The United States’ new bilateral trade agreement with Mexico, intended as a partial replacement for the 24-year-old North American Free Trade Agreement between those two countries and Canada, is expected to lead to higher costs for automakers – and thus, higher prices for consumers – if ratified. Automobiles were a key focus during negotiations, and under the new tentative deal, at least 75 percent of a vehicle’s value would have to come from within the member nations in order for that vehicle to escape tariffs. NAFTA had a requirement of 62.5 percent.
The agreement also calls for a minimum of 40 percent of vehicles to be made by employees making at least $16 per hour – a provision that seems especially aimed at encouraging American production.
“The new agreement will push production costs higher on Mexican products – parts and vehicles – which, eventually, will be paid by American consumers,” says Autotrader Executive Analyst Michelle Krebs. She says that costs are already trending upward for other reasons, such as “higher transaction prices because of the richer mix of utility vehicles, metal tariffs, [and] more technology content.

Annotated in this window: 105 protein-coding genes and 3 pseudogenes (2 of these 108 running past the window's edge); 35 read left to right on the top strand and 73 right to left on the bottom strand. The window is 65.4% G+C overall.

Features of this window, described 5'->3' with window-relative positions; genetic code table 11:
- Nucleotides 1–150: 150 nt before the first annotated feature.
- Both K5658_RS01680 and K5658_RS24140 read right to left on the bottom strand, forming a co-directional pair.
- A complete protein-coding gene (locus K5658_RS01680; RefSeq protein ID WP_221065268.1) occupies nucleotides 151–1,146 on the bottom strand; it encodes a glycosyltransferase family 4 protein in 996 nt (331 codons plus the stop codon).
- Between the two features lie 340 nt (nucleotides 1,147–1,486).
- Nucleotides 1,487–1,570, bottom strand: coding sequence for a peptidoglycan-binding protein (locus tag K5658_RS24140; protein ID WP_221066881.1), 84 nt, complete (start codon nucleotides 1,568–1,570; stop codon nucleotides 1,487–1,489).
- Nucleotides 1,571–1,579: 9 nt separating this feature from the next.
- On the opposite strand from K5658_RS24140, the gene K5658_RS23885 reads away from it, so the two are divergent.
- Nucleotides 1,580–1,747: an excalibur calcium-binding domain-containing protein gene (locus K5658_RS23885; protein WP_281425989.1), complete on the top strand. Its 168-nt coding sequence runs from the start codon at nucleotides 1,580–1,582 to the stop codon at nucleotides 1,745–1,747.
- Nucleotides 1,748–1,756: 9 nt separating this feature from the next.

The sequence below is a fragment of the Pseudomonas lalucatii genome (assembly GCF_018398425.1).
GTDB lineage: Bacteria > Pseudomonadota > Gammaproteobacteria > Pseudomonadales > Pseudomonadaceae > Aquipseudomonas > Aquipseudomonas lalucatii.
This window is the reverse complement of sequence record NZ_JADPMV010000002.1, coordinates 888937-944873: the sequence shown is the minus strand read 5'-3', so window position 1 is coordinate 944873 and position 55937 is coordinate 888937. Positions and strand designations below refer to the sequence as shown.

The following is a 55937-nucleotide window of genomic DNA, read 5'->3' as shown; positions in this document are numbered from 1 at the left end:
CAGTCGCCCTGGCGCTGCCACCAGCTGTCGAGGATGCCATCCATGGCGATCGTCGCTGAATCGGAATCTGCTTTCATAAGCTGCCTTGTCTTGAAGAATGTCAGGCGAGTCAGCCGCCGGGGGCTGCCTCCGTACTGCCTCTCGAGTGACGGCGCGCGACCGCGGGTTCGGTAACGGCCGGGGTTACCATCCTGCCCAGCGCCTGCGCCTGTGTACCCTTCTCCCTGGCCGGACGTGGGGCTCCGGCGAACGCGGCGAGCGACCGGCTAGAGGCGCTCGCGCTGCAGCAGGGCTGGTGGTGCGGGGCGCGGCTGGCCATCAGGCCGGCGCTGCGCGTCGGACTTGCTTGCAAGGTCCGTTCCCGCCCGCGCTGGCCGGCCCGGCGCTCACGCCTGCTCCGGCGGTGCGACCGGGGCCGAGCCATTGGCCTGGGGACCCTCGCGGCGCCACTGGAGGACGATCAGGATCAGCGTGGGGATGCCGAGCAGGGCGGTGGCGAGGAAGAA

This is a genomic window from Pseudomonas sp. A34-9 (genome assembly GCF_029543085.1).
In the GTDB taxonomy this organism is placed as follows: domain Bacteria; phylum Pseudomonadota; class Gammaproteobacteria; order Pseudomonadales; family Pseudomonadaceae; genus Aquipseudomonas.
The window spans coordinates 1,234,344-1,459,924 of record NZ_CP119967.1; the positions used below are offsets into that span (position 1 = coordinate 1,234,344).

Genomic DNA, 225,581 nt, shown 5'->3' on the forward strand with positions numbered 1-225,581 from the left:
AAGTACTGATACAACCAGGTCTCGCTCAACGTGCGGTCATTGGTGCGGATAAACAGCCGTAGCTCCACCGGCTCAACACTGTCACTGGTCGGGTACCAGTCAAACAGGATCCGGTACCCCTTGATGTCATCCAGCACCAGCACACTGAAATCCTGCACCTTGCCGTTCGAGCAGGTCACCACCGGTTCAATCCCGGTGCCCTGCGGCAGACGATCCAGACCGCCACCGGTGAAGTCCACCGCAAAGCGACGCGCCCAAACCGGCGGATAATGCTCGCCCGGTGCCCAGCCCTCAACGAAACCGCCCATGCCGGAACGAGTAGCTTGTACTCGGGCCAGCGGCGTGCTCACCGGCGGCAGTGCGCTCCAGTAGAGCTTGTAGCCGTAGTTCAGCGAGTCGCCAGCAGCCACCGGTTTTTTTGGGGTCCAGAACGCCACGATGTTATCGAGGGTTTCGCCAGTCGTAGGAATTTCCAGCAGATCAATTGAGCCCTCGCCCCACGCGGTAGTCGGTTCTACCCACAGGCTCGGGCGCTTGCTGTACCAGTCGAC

“A new NAFTA agreement will only add to the price headwind consumers are already facing.”
Automobile manufacturing is a large, complex ecosystem, with billions upon billions of dollars invested all around the globe between automakers and their suppliers. As such, making sudden, abrupt adjustments in where a part is sourced from or where final assembly takes place is difficult-to-impossible. “Just because a tentative trade pact has been reached with Mexico, we don’t expect automakers and suppliers to abruptly announce changes in their production plans,” Krebs says, meaning automakers will likely more-or-less maintain their current operations if the US-Mexico trade deal is ratified, driving up costs.
The used market has already seen an influx of spending in the wake of US President Donald Trump’s metal tariffs, as more people anticipate much higher prices for new cars. Ms. Krebs says that while used car prices typically decline during the summer, this year, they’ve been rising for ten straight weeks.
(Source: Detroit Free Press)